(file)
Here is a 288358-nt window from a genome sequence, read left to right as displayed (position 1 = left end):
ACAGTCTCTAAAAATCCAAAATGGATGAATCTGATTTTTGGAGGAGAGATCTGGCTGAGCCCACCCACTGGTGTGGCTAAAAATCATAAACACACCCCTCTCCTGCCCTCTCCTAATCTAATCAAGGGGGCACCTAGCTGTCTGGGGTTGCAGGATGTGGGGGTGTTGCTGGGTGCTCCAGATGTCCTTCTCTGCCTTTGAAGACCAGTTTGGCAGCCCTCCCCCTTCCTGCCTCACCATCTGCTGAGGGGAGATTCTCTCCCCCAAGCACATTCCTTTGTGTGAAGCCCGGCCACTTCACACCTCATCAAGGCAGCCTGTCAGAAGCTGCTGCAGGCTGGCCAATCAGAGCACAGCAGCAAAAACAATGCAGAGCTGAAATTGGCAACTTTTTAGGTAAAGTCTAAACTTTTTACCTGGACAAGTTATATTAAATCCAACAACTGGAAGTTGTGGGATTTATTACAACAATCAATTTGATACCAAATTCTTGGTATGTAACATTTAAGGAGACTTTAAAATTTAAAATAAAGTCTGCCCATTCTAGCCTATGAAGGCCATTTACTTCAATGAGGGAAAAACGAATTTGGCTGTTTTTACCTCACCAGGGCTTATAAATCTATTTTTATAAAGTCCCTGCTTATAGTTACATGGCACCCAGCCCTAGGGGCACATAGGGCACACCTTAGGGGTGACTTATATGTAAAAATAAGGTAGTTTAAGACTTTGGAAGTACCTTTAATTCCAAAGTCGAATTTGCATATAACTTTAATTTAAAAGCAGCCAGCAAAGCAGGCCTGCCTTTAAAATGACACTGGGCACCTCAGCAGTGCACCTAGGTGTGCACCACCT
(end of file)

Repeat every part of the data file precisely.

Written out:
Here is a 288358-nt window from a genome sequence, read left to right as displayed (position 1 = left end):
ACAGTCTCTAAAAATCCAAAATGGATGAATCTGATTTTTGGAGGAGAGATCTGGCTGAGCCCACCCACTGGTGTGGCTAAAAATCATAAACACACCCCTCTCCTGCCCTCTCCTAATCTAATCAAGGGGGCACCTAGCTGTCTGGGGTTGCAGGATGTGGGGGTGTTGCTGGGTGCTCCAGATGTCCTTCTCTGCCTTTGAAGACCAGTTTGGCAGCCCTCCCCCTTCCTGCCTCACCATCTGCTGAGGGGAGATTCTCTCCCCCAAGCACATTCCTTTGTGTGAAGCCCGGCCACTTCACACCTCATCAAGGCAGCCTGTCAGAAGCTGCTGCAGGCTGGCCAATCAGAGCACAGCAGCAAAAACAATGCAGAGCTGAAATTGGCAACTTTTTAGGTAAAGTCTAAACTTTTTACCTGGACAAGTTATATTAAATCCAACAACTGGAAGTTGTGGGATTTATTACAACAATCAATTTGATACCAAATTCTTGGTATGTAACATTTAAGGAGACTTTAAAATTTAAAATAAAGTCTGCCCATTCTAGCCTATGAAGGCCATTTACTTCAATGAGGGAAAAACGAATTTGGCTGTTTTTACCTCACCAGGGCTTATAAATCTATTTTTATAAAGTCCCTGCTTATAGTTACATGGCACCCAGCCCTAGGGGCACATAGGGCACACCTTAGGGGTGACTTATATGTAAAAATAAGGTAGTTTAAGACTTTGGAAGTACCTTTAATTCCAAAGTCGAATTTGCATATAACTTTAATTTAAAAGCAGCCAGCAAAGCAGGCCTGCCTTTAAAATGACACTGGGCACCTCAGCAGTGCACCTAGGTGTGCACCACCT